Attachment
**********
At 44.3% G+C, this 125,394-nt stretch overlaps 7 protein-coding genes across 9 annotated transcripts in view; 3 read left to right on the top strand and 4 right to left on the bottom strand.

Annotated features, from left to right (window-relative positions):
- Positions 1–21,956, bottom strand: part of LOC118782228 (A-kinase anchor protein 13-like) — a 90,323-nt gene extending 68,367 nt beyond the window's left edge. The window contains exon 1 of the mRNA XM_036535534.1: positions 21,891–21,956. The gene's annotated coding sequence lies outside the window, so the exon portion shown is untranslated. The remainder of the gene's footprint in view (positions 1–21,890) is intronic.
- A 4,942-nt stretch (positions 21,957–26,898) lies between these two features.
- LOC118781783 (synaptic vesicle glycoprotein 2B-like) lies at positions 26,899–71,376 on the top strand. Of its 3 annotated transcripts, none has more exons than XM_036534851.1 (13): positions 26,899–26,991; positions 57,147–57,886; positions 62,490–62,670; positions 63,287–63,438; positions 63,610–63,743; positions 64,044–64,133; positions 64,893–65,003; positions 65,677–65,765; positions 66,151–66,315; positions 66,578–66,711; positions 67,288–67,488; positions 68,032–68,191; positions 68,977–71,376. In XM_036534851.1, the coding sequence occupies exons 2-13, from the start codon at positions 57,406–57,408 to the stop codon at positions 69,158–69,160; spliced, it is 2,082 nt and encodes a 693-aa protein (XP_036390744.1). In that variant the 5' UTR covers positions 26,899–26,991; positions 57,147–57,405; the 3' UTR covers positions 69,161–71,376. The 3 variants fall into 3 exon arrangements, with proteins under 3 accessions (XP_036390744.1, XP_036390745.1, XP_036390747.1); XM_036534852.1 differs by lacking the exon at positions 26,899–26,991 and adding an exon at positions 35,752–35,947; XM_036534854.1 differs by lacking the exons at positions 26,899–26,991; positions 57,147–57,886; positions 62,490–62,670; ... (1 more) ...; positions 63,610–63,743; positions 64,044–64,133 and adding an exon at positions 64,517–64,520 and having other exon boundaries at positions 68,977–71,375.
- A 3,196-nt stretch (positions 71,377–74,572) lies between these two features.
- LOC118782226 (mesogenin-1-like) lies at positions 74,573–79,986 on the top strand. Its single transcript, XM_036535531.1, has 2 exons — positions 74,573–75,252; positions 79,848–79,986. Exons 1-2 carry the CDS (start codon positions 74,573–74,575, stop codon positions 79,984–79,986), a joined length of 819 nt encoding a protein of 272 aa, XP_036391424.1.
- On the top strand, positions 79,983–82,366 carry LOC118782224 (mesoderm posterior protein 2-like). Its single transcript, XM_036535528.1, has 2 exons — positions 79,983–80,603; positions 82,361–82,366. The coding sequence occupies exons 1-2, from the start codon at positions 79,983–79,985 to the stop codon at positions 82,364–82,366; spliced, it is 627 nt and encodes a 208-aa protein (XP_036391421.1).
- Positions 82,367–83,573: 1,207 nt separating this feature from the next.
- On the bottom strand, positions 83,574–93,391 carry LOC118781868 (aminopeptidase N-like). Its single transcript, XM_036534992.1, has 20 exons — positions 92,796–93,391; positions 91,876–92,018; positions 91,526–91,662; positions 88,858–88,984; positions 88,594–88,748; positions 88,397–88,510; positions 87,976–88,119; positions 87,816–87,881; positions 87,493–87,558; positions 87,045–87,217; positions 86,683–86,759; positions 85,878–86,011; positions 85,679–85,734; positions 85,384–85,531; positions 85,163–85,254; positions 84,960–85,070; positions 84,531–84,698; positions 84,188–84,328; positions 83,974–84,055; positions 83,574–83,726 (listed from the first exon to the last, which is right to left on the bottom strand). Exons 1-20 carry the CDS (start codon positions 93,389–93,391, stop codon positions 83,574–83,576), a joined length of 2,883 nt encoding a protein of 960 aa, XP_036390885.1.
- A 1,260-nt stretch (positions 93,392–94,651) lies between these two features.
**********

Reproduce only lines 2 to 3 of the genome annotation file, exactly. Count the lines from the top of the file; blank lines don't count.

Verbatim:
Annotated features, from left to right (window-relative positions):
- Positions 1–21,956, bottom strand: part of LOC118782228 (A-kinase anchor protein 13-like) — a 90,323-nt gene extending 68,367 nt beyond the window's left edge. The window contains exon 1 of the mRNA XM_036535534.1: positions 21,891–21,956. The gene's annotated coding sequence lies outside the window, so the exon portion shown is untranslated. The remainder of the gene's footprint in view (positions 1–21,890) is intronic.